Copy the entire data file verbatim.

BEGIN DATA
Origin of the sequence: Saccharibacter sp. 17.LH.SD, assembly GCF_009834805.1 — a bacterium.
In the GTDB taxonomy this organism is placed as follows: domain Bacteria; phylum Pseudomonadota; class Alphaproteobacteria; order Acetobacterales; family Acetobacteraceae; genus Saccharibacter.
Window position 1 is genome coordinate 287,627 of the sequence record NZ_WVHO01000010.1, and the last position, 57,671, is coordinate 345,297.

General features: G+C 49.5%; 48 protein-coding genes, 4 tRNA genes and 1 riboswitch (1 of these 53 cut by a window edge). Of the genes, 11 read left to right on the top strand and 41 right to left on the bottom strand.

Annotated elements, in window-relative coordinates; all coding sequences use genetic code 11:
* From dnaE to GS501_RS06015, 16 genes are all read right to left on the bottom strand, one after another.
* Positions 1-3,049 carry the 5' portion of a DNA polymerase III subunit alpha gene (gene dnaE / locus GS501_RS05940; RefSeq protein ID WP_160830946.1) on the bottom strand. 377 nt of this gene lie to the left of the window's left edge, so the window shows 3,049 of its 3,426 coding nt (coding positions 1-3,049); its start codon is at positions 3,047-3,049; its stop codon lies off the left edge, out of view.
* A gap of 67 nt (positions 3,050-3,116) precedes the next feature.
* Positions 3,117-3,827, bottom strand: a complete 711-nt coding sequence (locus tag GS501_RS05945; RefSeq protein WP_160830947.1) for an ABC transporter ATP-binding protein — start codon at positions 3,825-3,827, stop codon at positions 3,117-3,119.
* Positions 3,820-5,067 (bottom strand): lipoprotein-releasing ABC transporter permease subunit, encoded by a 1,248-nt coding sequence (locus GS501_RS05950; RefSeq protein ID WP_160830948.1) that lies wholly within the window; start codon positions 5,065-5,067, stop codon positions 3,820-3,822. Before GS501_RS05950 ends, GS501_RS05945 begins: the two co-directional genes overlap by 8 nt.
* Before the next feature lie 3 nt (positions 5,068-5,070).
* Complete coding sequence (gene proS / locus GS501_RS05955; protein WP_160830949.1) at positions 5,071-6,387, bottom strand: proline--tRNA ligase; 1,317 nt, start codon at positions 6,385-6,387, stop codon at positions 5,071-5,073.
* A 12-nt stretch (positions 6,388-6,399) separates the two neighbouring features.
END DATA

Origin of the sequence: Saccharibacter sp. 17.LH.SD, assembly GCF_009834805.1 — a bacterium.
In the GTDB taxonomy this organism is placed as follows: domain Bacteria; phylum Pseudomonadota; class Alphaproteobacteria; order Acetobacterales; family Acetobacteraceae; genus Saccharibacter.
Window position 1 is genome coordinate 287,627 of the sequence record NZ_WVHO01000010.1, and the last position, 57,671, is coordinate 345,297.

General features: G+C 49.5%; 48 protein-coding genes, 4 tRNA genes and 1 riboswitch (1 of these 53 cut by a window edge). Of the genes, 11 read left to right on the top strand and 41 right to left on the bottom strand.

Annotated elements, in window-relative coordinates; all coding sequences use genetic code 11:
* From dnaE to GS501_RS06015, 16 genes are all read right to left on the bottom strand, one after another.
* Positions 1-3,049 carry the 5' portion of a DNA polymerase III subunit alpha gene (gene dnaE / locus GS501_RS05940; RefSeq protein ID WP_160830946.1) on the bottom strand. 377 nt of this gene lie to the left of the window's left edge, so the window shows 3,049 of its 3,426 coding nt (coding positions 1-3,049); its start codon is at positions 3,047-3,049; its stop codon lies off the left edge, out of view.
* A gap of 67 nt (positions 3,050-3,116) precedes the next feature.
* Positions 3,117-3,827, bottom strand: a complete 711-nt coding sequence (locus tag GS501_RS05945; RefSeq protein WP_160830947.1) for an ABC transporter ATP-binding protein — start codon at positions 3,825-3,827, stop codon at positions 3,117-3,119.
* Positions 3,820-5,067 (bottom strand): lipoprotein-releasing ABC transporter permease subunit, encoded by a 1,248-nt coding sequence (locus GS501_RS05950; RefSeq protein ID WP_160830948.1) that lies wholly within the window; start codon positions 5,065-5,067, stop codon positions 3,820-3,822. Before GS501_RS05950 ends, GS501_RS05945 begins: the two co-directional genes overlap by 8 nt.
* Before the next feature lie 3 nt (positions 5,068-5,070).
* Complete coding sequence (gene proS / locus GS501_RS05955; protein WP_160830949.1) at positions 5,071-6,387, bottom strand: proline--tRNA ligase; 1,317 nt, start codon at positions 6,385-6,387, stop codon at positions 5,071-5,073.
* A 12-nt stretch (positions 6,388-6,399) separates the two neighbouring features.